The characters of Joe and Harper Pitt (a Mormon couple, one of whom is a closeted gay) were not like any Mormons I personally knew, and I did not relate to either of them, although I certainly should have been able to relate to Joe at least on some level. As for the the other main characters, a gay man dying of AIDS; his Jewish partner who leaves him because he can't deal with his illness; a gay nurse; the lawyer, Roy Cohn; etc., I just didn't relate to any of them or know anybody like them at that time. The very New York vibe of the play was also foreign to me. The political and thematic elements were kind of lost of this naive Utah boy, and quite frankly, I think the play was too smart for me at the time.

In any case, I resented having to do my project on this particular play. It was drudgery. I also freely admit that, at the time, a gay-themed play was something frightening to someone who was trying to suppress anything gay that was inside of him.

However, as years went by and I matured and became smarter, on subsequent readings of the play, I was able to assess and appreciate its value. Tonight was the first time I'd ever seen an entire, fully-mounted production of the play (well, part 1 at least; they're doing part 2 as a reading), and certainly I could appreciate the acting, scene work, writing, and thematic elements. It's a very well-crafted and dramatic piece. But I still don't like it. Even though I feel I ought to relate to these characters, I don't (even Joe, who is the most relatable character to me, specifically, I think). I certainly can't say I was bored, although I did find myself looking at my watch wondering how much longer it would be before the show ended.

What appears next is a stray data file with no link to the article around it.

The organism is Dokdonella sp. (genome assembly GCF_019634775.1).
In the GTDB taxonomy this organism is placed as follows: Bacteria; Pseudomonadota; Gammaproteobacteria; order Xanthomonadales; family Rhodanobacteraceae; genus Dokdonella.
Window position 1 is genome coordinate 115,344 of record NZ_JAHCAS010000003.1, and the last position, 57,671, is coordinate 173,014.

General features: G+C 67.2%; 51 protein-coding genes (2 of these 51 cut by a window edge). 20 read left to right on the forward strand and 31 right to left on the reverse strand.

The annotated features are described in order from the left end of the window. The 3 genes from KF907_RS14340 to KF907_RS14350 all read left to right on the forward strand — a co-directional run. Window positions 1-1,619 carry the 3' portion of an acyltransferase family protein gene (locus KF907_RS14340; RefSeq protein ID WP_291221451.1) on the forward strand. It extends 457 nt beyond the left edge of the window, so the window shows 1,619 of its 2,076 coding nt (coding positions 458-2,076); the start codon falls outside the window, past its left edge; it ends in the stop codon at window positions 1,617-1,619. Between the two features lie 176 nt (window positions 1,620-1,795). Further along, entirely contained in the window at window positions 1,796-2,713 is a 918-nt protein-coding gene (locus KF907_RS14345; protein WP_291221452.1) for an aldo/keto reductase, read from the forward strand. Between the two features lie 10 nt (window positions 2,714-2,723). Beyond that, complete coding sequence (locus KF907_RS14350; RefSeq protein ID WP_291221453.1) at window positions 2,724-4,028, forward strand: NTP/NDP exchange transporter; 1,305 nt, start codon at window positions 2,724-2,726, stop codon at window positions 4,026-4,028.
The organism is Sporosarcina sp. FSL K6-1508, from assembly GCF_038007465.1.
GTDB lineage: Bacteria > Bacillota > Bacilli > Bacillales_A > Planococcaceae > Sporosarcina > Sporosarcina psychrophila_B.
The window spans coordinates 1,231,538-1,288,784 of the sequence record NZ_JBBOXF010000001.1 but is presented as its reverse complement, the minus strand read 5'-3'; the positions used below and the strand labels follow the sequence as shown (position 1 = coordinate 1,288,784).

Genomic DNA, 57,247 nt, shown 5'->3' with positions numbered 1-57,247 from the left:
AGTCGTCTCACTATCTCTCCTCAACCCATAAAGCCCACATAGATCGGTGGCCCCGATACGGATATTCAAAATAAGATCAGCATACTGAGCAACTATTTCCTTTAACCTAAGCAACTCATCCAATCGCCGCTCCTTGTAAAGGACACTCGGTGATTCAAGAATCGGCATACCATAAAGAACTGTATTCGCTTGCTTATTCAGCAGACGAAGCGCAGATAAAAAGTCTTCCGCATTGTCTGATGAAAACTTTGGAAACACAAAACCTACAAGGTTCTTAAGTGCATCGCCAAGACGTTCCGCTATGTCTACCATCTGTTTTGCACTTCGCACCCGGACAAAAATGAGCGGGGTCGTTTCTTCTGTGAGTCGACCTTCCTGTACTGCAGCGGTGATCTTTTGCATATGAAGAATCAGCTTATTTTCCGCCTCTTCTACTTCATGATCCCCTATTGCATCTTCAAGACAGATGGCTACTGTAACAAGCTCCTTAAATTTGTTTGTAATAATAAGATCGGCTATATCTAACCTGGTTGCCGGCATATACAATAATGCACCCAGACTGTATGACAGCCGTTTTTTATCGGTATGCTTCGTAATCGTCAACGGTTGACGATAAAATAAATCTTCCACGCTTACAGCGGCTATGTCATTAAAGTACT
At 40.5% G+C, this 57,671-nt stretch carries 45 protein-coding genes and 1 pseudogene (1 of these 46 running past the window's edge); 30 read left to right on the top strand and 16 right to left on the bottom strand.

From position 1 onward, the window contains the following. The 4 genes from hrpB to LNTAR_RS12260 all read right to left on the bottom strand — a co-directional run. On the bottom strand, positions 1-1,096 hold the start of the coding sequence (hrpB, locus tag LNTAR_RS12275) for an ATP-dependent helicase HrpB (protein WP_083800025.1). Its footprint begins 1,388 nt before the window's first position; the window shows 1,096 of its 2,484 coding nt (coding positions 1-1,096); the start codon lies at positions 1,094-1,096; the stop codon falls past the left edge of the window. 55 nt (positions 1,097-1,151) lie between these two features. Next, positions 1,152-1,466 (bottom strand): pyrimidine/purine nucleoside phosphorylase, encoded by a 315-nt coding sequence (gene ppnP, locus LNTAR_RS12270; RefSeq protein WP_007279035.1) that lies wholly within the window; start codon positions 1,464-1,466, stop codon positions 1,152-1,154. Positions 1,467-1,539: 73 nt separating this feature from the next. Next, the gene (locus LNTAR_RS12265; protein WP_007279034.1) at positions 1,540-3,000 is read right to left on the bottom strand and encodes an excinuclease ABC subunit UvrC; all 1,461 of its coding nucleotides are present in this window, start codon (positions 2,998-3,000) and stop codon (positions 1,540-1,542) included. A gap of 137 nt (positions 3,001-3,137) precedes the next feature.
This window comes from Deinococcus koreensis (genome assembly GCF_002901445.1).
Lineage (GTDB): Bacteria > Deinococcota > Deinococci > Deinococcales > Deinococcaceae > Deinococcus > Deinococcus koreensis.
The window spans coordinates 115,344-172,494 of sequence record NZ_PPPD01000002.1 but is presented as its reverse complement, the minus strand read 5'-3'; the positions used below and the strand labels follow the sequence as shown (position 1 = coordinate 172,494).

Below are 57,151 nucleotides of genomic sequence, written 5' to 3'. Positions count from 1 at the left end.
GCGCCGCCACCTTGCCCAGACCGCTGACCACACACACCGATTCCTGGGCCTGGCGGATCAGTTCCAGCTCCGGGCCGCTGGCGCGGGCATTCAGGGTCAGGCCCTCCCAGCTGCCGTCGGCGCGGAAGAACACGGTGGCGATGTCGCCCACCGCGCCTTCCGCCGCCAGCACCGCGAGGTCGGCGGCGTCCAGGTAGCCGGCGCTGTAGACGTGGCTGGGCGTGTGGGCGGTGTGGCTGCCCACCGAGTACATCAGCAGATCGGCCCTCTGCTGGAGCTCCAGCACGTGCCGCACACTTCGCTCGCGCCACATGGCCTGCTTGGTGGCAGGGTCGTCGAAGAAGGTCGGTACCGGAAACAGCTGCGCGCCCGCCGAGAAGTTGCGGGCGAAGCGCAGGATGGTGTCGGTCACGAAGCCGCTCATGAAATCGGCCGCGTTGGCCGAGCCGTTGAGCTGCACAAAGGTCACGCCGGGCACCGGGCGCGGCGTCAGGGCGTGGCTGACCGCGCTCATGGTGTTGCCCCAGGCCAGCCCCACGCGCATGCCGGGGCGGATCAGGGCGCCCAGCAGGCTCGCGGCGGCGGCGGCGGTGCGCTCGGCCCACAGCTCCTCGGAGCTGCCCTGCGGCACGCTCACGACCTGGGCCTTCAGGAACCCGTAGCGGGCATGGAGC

The truth of the matter is I'm not even sure why I dislike the play. I have every reason to like it, but I don't. On some level I even feel it's overrated, but I don't know why. I feel like I ought to like it or that I'm supposed to like it, but I don't. It isn't the writing. It's very good writing. It wasn't the acting. It was well-acted. Even though I don't fully relate to any of the characters, they are are well-written, fully-developed, interesting characters. The themes of the piece are certainly relevant. The subject matter is not distasteful to me. Logically, I understand why it is an important piece of theatre. I don't regret seeing it. I think it was worth my time The play still resonates, I think. It just doesn't seem to resonate with me personally.